Some new things have happened now. First, we have added styling for the menu element. Then we have added and id to the video element so we can use it with the Polymer API. The video element is now encapsulated inside a div together with the nav element which is used as menu control. Last, we have added new properties for duration and current time, and some functions that we use for play, pause and to update the properties when the video src is updated.

For the play and pause buttons, on-click attributes are added. These are used by Polymer to bind the click event to functions specified in Polymer.register().

All properties registered in Polymer is having observers, such as srcChanged, which will listen for changes in that specific property. When the value changes, we update videoDuration and currentTime, which will reflect the changes to our menu control automatically.

We have also binded videoDuration to our range element, so the value will be updated while we are playing the movie, and also let us go back and forward in the video.

If we reload the page with these changes and play the video, we will now get this:

4 - Menu control

It´s not the most elegant video player, but it was easy to create, and even more easier to reuse. All we have to do is to import the x-simplevideo element and add the element on our page. All HTML, CSS and JavaScript will be used only in that specific element, so it´s really simple to distribute these components to other sites. If we open Developer tools, we can see that we still only have our x-simplevideo element in the DOM, while the rest is hidden in the Shadow DOM.

In DOM Level 3 Events, a new type of events, CustomEvent, is available. It extends the ordinary Event with a new detail property which you can use to provide extra information. With this new method you are able to create new types of events that you can use in your application.

To use the event, you use addEventListener, just as you do with click, mouseover, load etc. But instead of using those events that you are used to, you can name your event whatever you want, and then add a listener to any element on your page.

To start with, we need to have a web page:

<!DOCTYPE html>
<html xmlns="http://www.w3.org/1999/xhtml">
<head>
    <meta charset="utf-8" />
    <title>Lab - CustomEvent</title>
</head>
<body>
    <h1>CustomEvent</h1>
 
    <div id="content">Lorem ipsum...</div>
 
    <input type="button" id="magic" value="Click me!" />
 
    <script src="scripts/customevents.js"></script>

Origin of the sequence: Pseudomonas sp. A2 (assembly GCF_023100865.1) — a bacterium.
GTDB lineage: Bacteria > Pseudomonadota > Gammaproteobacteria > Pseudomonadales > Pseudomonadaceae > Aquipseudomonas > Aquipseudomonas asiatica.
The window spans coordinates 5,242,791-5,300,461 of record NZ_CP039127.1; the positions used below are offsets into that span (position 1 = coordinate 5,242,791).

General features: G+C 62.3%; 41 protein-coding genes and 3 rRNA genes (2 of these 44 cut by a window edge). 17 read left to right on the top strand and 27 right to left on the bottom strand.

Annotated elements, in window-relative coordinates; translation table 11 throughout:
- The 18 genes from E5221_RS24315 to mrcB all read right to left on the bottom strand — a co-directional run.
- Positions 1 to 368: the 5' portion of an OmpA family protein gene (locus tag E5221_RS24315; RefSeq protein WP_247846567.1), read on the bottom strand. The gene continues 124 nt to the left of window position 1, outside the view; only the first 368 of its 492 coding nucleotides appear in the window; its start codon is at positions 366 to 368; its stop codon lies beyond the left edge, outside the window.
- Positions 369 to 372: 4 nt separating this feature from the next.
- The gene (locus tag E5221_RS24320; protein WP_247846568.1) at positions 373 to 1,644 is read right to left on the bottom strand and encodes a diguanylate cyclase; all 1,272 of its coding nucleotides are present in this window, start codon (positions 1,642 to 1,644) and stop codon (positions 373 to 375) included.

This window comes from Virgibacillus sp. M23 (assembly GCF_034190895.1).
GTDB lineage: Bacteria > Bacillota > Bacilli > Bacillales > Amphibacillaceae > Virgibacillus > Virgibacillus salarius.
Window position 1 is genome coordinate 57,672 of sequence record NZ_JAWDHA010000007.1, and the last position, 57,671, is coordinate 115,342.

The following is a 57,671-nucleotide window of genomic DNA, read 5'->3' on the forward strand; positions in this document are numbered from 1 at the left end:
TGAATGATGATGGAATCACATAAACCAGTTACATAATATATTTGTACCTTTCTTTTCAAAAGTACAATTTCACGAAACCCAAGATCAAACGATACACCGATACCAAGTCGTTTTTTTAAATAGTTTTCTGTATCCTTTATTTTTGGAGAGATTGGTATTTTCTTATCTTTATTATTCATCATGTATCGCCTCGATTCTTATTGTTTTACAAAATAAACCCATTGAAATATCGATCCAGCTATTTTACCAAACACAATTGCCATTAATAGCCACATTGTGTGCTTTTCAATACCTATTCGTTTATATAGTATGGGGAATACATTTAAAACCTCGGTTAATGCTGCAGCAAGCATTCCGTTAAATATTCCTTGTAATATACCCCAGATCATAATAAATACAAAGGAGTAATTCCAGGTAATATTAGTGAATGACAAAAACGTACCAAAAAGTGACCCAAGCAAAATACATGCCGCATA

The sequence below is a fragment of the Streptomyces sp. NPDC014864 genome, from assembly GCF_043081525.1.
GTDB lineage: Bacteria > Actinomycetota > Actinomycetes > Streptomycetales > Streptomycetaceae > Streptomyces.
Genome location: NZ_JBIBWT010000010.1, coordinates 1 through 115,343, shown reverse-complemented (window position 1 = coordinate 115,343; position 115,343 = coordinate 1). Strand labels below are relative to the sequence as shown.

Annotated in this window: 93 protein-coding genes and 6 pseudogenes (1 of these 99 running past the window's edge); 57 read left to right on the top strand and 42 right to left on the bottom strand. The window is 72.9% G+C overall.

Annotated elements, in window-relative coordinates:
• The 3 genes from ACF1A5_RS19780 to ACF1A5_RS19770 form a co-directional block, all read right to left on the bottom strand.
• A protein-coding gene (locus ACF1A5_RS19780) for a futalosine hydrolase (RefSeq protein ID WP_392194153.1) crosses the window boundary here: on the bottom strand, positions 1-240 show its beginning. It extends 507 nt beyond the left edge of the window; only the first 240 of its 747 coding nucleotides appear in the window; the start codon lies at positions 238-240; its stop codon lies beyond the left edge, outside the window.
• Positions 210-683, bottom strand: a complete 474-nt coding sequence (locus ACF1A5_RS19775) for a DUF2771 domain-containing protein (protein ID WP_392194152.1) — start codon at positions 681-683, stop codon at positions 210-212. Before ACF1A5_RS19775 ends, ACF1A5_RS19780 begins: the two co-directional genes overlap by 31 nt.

</body>
</html>

The idea is that when we click on the button, I want to trigger a custom event that I have created, and which the div element (#content) is listening to.

The first thing we need now is to create the CustomEvent.

var customEvent = new CustomEvent('doMagic', {
    detail: {
        message: 'Click #'
    }
});

customEvent is now a new instance of CustomEvent, which we can add listeners for. When the event is triggered, it will automatically call all event listeners and send not just the normal properties, it will also send detail.message in this case. The detail property is just a normal object, so we can add all data we think is useful there.

The next step is to listen for changes, so we will add a new listener to the content element.

var contentBox = document.getElementById('content');
var count = 0;
 
contentBox.addEventListener('doMagic', function (e) {
    count++;
    this.textContent = e.detail.message + count;
}, false);

Nothing strange here. When we trigger the doMagic event, we want to execute the function in the event listener, which will change the textContent in our div to the message that was sent to us, and apply the number of calls to the method.

The last step is to actually trigger the event.

var magicButton = document.getElementById('magic');
 
magicButton.addEventListener('click', function () {
    contentBox.dispatchEvent(customEvent);
}, false);

I am listening for clicks on the button, and then trigger doMagic using the dispatchEvent method and send in the reference to the CustomEvent.

Custom events like this can be really useful, for example when building different controls where the developer using your control should be able to listen for specific changes, like folding out a dropdown menu. Libraries such as jQuery has this functionality built in already, but now you can listen for events in a standardized way using almost no extra code at all.